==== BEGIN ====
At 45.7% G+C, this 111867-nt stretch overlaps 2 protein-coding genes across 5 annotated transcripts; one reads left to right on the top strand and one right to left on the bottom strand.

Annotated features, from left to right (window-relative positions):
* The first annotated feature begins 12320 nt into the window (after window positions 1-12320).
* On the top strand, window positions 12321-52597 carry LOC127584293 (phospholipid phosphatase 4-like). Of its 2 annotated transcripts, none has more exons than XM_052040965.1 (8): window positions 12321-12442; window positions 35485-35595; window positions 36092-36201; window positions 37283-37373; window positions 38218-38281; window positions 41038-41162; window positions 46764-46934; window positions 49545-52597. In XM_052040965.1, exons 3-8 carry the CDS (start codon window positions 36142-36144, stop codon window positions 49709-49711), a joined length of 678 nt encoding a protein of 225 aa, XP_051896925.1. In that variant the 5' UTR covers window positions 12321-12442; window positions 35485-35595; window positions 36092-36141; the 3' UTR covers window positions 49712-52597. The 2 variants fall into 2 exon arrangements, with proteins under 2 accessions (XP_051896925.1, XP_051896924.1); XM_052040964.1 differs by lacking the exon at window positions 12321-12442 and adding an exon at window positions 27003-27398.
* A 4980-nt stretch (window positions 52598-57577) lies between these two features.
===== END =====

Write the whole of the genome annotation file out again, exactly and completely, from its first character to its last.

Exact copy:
At 45.7% G+C, this 111867-nt stretch overlaps 2 protein-coding genes across 5 annotated transcripts; one reads left to right on the top strand and one right to left on the bottom strand.

Annotated features, from left to right (window-relative positions):
* The first annotated feature begins 12320 nt into the window (after window positions 1-12320).
* On the top strand, window positions 12321-52597 carry LOC127584293 (phospholipid phosphatase 4-like). Of its 2 annotated transcripts, none has more exons than XM_052040965.1 (8): window positions 12321-12442; window positions 35485-35595; window positions 36092-36201; window positions 37283-37373; window positions 38218-38281; window positions 41038-41162; window positions 46764-46934; window positions 49545-52597. In XM_052040965.1, exons 3-8 carry the CDS (start codon window positions 36142-36144, stop codon window positions 49709-49711), a joined length of 678 nt encoding a protein of 225 aa, XP_051896925.1. In that variant the 5' UTR covers window positions 12321-12442; window positions 35485-35595; window positions 36092-36141; the 3' UTR covers window positions 49712-52597. The 2 variants fall into 2 exon arrangements, with proteins under 2 accessions (XP_051896925.1, XP_051896924.1); XM_052040964.1 differs by lacking the exon at window positions 12321-12442 and adding an exon at window positions 27003-27398.
* A 4980-nt stretch (window positions 52598-57577) lies between these two features.